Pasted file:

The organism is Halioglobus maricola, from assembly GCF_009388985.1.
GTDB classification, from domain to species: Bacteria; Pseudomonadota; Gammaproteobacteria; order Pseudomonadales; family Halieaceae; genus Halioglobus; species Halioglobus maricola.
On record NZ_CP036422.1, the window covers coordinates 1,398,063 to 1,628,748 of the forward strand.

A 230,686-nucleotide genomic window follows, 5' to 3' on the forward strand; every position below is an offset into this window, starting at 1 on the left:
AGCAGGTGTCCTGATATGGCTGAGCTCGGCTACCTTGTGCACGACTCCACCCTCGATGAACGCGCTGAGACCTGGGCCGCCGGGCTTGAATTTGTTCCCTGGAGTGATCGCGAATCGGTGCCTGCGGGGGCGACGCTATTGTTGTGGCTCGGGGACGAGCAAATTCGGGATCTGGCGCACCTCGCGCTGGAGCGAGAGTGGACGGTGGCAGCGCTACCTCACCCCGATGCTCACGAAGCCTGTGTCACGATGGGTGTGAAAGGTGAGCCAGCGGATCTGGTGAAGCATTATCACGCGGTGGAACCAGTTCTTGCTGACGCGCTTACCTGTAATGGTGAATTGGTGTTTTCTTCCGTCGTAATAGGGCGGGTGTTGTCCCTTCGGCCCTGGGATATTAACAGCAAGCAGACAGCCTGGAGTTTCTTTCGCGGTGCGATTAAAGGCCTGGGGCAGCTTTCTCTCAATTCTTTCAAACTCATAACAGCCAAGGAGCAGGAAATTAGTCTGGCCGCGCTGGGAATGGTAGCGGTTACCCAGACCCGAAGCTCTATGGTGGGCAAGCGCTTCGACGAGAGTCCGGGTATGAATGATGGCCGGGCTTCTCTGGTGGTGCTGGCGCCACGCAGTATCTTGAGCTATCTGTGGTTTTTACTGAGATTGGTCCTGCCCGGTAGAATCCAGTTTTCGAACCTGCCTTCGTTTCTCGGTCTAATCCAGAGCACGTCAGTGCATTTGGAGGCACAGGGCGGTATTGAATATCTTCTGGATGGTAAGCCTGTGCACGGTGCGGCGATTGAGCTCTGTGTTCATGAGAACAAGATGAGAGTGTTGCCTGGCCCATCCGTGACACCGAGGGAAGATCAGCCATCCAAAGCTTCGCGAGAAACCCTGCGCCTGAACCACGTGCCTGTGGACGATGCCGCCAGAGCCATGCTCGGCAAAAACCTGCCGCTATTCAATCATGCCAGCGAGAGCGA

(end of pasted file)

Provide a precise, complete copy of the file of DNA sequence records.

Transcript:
The organism is Halioglobus maricola, from assembly GCF_009388985.1.
GTDB classification, from domain to species: Bacteria; Pseudomonadota; Gammaproteobacteria; order Pseudomonadales; family Halieaceae; genus Halioglobus; species Halioglobus maricola.
On record NZ_CP036422.1, the window covers coordinates 1,398,063 to 1,628,748 of the forward strand.

A 230,686-nucleotide genomic window follows, 5' to 3' on the forward strand; every position below is an offset into this window, starting at 1 on the left:
AGCAGGTGTCCTGATATGGCTGAGCTCGGCTACCTTGTGCACGACTCCACCCTCGATGAACGCGCTGAGACCTGGGCCGCCGGGCTTGAATTTGTTCCCTGGAGTGATCGCGAATCGGTGCCTGCGGGGGCGACGCTATTGTTGTGGCTCGGGGACGAGCAAATTCGGGATCTGGCGCACCTCGCGCTGGAGCGAGAGTGGACGGTGGCAGCGCTACCTCACCCCGATGCTCACGAAGCCTGTGTCACGATGGGTGTGAAAGGTGAGCCAGCGGATCTGGTGAAGCATTATCACGCGGTGGAACCAGTTCTTGCTGACGCGCTTACCTGTAATGGTGAATTGGTGTTTTCTTCCGTCGTAATAGGGCGGGTGTTGTCCCTTCGGCCCTGGGATATTAACAGCAAGCAGACAGCCTGGAGTTTCTTTCGCGGTGCGATTAAAGGCCTGGGGCAGCTTTCTCTCAATTCTTTCAAACTCATAACAGCCAAGGAGCAGGAAATTAGTCTGGCCGCGCTGGGAATGGTAGCGGTTACCCAGACCCGAAGCTCTATGGTGGGCAAGCGCTTCGACGAGAGTCCGGGTATGAATGATGGCCGGGCTTCTCTGGTGGTGCTGGCGCCACGCAGTATCTTGAGCTATCTGTGGTTTTTACTGAGATTGGTCCTGCCCGGTAGAATCCAGTTTTCGAACCTGCCTTCGTTTCTCGGTCTAATCCAGAGCACGTCAGTGCATTTGGAGGCACAGGGCGGTATTGAATATCTTCTGGATGGTAAGCCTGTGCACGGTGCGGCGATTGAGCTCTGTGTTCATGAGAACAAGATGAGAGTGTTGCCTGGCCCATCCGTGACACCGAGGGAAGATCAGCCATCCAAAGCTTCGCGAGAAACCCTGCGCCTGAACCACGTGCCTGTGGACGATGCCGCCAGAGCCATGCTCGGCAAAAACCTGCCGCTATTCAATCATGCCAGCGAGAGCGA